1. We will skip the EDP panel leaving it in its default condition, that is to use the Standard Earthquake EDP generator.

  2. For the RV panel, we will enter the distributions and values for our random variables. Because of the steps we have followed and entries we have made, when this tab is opened it should contain the four random variables and they should all be set constant. For the w, wR and k random variables we change the distributions to normal and enter the values given for the problem, as shown in the figure below. For the factorEC variable, change the distribution to uniform and enter the values in the figure.

Screenshot of a software interface showing a table titled "Input Random Variables" with fields for variable name, distribution type, mean, standard deviation, and a button to "Show PDF". Four variables are defined: 'wR' with a normal distribution, mean of 50, and standard deviation of 5; 'w' with a normal distribution, mean of 100, and standard deviation of 10; 'k' with a normal distribution, mean of 326.32, and standard deviation of 25; 'factorEC' with a uniform distribution and a range from 1.2 to 1.8. To the left, a vertical navigation bar lists categories such as UQ, GI, SIM, EVT, FEM, EDP, RV, and RES, with RV highlighted in blue.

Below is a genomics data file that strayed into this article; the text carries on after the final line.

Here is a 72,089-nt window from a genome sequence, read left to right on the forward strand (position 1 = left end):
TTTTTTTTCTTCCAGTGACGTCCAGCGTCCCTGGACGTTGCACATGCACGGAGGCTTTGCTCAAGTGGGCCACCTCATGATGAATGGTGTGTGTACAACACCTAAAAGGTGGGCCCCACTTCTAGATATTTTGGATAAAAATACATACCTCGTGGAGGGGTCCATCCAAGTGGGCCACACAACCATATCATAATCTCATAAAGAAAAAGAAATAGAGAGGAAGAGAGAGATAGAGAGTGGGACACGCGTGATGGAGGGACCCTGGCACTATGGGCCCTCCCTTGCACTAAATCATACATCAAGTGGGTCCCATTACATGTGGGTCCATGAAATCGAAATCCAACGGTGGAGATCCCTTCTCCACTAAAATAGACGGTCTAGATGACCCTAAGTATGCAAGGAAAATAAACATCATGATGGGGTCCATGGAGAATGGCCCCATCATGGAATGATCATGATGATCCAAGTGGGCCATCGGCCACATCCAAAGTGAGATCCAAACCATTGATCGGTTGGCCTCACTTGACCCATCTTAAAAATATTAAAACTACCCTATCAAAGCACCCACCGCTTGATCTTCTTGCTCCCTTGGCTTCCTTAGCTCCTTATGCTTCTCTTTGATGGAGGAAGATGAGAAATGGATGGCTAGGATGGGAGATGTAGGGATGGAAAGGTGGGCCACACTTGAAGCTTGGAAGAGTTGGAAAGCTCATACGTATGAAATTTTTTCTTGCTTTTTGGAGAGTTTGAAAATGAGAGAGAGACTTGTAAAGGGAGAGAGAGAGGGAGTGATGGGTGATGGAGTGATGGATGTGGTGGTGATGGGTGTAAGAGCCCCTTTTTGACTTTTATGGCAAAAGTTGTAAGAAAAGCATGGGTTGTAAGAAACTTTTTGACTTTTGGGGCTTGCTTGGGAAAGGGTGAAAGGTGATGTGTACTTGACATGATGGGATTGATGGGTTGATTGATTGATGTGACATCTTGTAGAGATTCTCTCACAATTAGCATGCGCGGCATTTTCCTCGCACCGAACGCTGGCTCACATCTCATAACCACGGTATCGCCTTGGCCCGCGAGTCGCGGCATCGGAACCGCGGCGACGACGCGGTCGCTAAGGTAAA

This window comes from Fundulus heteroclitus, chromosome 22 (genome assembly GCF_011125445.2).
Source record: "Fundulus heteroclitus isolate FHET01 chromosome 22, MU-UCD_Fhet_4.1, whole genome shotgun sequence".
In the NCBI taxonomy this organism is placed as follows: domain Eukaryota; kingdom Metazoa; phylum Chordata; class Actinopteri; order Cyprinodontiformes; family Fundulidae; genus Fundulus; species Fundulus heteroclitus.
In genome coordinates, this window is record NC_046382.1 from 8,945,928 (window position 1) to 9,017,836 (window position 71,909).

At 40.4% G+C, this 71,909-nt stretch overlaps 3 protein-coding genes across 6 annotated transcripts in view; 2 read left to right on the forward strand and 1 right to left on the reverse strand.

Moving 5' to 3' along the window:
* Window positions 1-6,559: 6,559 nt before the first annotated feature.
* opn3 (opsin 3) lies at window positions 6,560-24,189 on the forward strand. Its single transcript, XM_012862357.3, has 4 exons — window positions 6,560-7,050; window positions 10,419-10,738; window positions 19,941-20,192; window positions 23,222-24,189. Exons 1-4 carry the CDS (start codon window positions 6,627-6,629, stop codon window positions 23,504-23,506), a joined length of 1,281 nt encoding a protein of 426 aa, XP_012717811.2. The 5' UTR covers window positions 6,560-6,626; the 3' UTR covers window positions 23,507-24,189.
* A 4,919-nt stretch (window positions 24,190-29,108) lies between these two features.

The user cannot leave any of the distributions for these values as constant for the Dakota UQ engine.

  1. Next click on the Run button. This will cause the backend application to launch Dakota. When the analysis is complete the RES tab will be selected and the results will be displayed. The results show the values for the mean and standard deviation. The relative displacement of the roof is the quantity 1-PFD-3-1. This identifier signifies the first event, 3rd floor (in the US the ground floor is considered 0), and the first dof direction.